The high court struck down the federal Defense of Marriage Act, which denied legally married gay and lesbian spouses a raft of federal benefits. It left in place a ruling that struck down California's voter-enacted Proposition 8, which limited marriage to a man and a woman. Both rulings were 5-4.
White House press secretary Jay Carney told reporters the president called the plaintiffs from Air Force One.
"The first [call] was to Edie Windsor," Carney said. "Edie is the plaintiff in United States vs. Windsor in the Defense of Marriage Act. And the president congratulated her on this victory, which was a long time in the making, said he was heartened by the court's decision to strike down Section 3 of DOMA so that loving, committed couples could enjoy full equality under the law. And, he said, that it is fitting that this historic ruling should come today, just 10 years after the court struck down laws making same-sex relationships illegal in Lawrence vs. Texas."
Carney said Obama "called Chad Griffin, president of the Human Rights Campaign, and the plaintiffs and legal team involved with the Proposition 8 case -- it was one call on speaker phone -- and congratulated them on a tremendous victory today. He noted that although the court did not address the constitutionality of Proposition 8, today's ruling is a victory for Kris [Perry], Sandy [Stier], Paul [Katami] and Jeff [Zarrillo] -- these are plaintiffs in Prop 8 -- and to all loving, committed couples in the state of California."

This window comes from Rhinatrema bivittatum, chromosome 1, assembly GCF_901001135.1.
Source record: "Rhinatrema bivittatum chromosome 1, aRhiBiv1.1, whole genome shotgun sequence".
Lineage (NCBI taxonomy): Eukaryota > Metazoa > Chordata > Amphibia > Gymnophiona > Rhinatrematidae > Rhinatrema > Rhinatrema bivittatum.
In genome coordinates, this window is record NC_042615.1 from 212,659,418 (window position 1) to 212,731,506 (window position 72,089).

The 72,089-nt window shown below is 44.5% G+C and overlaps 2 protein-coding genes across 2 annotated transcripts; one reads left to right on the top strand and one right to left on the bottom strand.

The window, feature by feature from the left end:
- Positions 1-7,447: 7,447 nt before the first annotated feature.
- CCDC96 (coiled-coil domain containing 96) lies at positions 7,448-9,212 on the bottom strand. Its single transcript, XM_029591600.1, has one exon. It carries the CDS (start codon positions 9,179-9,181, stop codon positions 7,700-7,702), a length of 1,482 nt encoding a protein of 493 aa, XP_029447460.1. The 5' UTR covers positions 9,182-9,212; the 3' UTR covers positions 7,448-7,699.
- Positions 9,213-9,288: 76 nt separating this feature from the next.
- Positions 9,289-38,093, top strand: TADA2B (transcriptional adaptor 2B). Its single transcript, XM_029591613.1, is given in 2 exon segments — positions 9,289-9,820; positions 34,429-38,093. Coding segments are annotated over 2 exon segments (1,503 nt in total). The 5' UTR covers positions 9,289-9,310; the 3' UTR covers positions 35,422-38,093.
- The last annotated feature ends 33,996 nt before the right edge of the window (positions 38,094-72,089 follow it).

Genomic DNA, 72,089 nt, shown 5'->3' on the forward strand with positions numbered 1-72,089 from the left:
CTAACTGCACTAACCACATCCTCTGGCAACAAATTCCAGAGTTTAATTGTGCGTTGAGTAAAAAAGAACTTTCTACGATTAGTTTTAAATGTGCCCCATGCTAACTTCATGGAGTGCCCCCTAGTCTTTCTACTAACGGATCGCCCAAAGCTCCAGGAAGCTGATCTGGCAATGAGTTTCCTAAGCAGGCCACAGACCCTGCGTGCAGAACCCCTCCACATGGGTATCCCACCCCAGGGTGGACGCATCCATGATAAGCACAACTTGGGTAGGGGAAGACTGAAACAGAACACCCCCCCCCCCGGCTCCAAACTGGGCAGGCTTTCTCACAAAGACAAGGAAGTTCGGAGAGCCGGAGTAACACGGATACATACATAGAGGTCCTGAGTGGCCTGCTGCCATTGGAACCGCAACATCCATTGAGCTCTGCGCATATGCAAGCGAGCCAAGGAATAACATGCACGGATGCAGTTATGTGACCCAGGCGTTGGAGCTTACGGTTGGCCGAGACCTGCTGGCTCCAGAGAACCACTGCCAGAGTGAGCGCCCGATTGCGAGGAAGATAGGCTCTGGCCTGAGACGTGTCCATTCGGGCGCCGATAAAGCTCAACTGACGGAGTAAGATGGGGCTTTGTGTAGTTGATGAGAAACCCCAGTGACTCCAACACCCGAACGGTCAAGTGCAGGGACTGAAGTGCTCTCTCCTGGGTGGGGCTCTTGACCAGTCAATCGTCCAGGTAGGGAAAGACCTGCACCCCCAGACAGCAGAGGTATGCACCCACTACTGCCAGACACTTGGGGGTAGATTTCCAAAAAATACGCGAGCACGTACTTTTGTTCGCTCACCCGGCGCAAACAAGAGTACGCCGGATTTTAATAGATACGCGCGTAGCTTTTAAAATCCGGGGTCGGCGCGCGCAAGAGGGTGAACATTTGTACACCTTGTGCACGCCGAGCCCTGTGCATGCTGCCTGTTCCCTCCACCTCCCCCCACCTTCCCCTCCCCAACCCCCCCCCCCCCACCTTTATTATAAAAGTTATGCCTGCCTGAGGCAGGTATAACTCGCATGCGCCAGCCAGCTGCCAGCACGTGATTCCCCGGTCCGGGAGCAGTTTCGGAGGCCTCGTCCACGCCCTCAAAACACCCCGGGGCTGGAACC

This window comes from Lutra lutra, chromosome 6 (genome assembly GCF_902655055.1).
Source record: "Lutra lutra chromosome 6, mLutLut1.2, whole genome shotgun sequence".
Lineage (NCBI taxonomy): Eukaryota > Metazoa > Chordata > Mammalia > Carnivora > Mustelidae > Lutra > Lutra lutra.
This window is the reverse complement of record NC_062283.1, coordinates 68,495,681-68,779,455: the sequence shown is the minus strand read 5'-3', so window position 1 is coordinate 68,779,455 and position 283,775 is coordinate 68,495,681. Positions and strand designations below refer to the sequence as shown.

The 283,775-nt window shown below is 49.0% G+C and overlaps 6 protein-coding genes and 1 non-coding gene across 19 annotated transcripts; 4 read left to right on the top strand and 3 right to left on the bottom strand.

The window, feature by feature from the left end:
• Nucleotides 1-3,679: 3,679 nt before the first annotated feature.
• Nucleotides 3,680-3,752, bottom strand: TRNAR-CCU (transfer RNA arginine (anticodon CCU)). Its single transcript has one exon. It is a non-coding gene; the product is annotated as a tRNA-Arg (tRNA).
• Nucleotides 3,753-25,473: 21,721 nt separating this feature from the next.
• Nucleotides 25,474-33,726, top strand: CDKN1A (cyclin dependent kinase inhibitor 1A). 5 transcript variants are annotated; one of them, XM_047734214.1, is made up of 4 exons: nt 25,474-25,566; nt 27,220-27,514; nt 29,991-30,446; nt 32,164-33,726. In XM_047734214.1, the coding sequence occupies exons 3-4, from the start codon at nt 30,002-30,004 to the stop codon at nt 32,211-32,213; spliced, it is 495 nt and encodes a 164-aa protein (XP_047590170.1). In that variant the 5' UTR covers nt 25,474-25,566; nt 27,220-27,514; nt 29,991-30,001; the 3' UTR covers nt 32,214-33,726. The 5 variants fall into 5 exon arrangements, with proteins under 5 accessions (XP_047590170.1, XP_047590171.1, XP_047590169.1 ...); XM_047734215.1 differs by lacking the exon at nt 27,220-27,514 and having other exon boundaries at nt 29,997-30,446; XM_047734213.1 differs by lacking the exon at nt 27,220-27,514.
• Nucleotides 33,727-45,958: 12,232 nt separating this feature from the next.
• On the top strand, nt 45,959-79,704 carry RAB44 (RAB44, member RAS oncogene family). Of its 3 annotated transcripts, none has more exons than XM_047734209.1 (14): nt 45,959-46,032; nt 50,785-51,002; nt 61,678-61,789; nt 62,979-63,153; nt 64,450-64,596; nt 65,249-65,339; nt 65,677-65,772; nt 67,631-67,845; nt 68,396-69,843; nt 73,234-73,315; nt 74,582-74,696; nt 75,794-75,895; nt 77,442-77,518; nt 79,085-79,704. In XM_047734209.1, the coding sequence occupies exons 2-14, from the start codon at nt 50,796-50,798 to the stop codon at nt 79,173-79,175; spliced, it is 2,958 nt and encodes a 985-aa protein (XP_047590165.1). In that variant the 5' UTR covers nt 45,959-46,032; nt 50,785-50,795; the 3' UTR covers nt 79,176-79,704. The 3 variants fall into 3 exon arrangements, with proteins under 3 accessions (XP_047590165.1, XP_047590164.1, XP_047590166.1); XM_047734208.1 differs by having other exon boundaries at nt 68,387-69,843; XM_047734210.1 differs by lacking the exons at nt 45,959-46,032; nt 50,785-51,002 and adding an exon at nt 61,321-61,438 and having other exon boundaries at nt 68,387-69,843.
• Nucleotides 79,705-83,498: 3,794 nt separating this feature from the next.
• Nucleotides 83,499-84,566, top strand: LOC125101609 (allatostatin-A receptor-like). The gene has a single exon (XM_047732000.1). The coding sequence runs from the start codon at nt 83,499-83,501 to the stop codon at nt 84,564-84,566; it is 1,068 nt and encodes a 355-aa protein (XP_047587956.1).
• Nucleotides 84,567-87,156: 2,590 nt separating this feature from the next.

Carney said Obama was notified of the rulings by White House counsel Kathy Ruemmler.
"He was obviously pleased," Carney said of Obama. "He believes that this is a very good day for civil rights in our country and was just glad to see the decisions come down as they did."